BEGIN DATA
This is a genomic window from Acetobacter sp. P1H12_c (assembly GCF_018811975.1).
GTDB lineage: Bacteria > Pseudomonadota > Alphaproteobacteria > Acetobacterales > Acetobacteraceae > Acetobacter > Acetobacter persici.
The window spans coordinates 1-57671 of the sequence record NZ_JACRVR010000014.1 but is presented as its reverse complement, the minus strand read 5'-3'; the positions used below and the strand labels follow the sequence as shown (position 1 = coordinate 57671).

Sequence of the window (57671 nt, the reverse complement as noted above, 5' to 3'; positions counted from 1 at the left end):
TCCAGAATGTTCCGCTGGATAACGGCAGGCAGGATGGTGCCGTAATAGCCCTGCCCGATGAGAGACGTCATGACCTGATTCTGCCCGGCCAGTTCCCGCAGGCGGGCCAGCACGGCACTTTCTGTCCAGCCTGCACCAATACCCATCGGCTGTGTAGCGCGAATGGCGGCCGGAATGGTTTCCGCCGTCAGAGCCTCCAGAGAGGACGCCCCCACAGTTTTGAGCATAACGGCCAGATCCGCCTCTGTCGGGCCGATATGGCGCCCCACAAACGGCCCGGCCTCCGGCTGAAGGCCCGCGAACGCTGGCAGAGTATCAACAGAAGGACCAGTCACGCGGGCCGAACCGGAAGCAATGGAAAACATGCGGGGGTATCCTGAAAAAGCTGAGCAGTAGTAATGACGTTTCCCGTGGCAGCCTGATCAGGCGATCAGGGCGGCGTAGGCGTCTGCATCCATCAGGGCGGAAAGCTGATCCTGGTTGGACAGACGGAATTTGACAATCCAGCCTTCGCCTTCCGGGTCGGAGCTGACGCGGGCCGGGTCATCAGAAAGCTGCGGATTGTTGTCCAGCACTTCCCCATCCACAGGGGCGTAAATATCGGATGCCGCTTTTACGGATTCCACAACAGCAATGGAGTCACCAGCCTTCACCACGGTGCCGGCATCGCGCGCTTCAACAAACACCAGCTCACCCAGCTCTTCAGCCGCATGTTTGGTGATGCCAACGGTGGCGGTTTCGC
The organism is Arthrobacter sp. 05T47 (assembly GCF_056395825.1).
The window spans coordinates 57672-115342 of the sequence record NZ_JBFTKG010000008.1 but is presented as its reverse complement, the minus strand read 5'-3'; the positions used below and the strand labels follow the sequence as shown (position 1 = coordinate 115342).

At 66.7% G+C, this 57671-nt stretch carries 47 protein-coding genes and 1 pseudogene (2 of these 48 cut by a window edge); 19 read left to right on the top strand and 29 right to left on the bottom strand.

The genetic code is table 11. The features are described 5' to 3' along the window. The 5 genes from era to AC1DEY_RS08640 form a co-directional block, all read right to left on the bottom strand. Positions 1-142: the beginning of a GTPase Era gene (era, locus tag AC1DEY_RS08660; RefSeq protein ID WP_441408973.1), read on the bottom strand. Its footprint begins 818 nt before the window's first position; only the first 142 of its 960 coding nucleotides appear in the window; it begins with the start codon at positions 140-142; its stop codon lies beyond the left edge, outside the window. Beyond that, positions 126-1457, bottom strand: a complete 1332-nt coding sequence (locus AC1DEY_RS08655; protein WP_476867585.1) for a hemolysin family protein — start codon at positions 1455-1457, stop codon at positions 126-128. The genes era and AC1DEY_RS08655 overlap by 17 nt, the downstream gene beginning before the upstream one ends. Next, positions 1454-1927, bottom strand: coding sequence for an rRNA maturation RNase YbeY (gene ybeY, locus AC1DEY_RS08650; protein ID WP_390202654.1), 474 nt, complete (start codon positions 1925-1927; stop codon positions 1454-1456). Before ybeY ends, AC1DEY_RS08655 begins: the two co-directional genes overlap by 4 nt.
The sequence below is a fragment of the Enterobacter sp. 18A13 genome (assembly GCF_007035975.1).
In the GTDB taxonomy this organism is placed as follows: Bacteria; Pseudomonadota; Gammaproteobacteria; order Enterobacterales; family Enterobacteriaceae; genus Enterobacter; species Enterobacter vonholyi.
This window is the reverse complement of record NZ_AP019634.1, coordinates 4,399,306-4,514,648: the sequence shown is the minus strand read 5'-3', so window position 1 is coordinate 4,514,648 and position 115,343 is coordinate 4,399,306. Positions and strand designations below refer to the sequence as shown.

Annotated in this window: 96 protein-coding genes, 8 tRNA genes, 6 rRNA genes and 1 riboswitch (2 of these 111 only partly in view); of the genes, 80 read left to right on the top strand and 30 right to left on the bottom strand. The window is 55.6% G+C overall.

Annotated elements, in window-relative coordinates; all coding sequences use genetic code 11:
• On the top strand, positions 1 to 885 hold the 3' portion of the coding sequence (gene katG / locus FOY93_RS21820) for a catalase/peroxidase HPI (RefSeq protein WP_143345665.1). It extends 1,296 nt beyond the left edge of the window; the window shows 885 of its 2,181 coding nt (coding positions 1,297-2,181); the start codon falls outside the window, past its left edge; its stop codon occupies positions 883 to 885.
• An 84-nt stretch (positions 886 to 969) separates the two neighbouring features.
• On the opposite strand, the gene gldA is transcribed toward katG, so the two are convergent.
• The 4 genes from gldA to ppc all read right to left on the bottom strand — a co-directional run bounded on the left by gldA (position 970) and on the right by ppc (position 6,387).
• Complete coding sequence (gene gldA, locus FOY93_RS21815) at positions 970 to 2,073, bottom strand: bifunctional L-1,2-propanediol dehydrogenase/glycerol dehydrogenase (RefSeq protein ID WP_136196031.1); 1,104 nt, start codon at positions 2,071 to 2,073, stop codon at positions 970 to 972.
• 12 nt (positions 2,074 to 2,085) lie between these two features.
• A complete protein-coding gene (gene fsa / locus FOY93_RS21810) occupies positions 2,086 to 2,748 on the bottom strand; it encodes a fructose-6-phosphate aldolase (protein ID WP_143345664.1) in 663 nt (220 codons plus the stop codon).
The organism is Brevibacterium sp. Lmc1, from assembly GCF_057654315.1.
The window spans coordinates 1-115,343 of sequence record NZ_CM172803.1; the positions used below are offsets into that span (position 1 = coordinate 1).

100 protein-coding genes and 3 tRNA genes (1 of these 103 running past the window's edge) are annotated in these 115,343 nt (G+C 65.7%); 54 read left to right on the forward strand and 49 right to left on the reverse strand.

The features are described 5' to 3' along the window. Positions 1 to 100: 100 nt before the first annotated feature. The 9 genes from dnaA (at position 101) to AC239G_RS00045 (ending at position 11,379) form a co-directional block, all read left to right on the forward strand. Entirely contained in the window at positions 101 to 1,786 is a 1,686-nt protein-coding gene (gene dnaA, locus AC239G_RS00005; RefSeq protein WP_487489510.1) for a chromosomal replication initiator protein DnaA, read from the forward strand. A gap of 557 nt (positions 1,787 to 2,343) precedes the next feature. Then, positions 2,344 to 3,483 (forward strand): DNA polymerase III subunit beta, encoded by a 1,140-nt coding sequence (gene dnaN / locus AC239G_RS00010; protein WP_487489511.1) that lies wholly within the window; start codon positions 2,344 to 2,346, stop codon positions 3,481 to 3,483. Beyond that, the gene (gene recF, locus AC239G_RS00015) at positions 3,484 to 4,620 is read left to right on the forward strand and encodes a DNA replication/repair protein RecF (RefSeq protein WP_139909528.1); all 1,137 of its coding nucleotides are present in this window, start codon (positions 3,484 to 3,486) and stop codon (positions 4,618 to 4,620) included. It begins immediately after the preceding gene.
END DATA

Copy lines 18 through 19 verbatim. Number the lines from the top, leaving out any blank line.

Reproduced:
• The 4 genes from gldA to ppc all read right to left on the bottom strand — a co-directional run bounded on the left by gldA (position 970) and on the right by ppc (position 6,387).
• Complete coding sequence (gene gldA, locus FOY93_RS21815) at positions 970 to 2,073, bottom strand: bifunctional L-1,2-propanediol dehydrogenase/glycerol dehydrogenase (RefSeq protein ID WP_136196031.1); 1,104 nt, start codon at positions 2,071 to 2,073, stop codon at positions 970 to 972.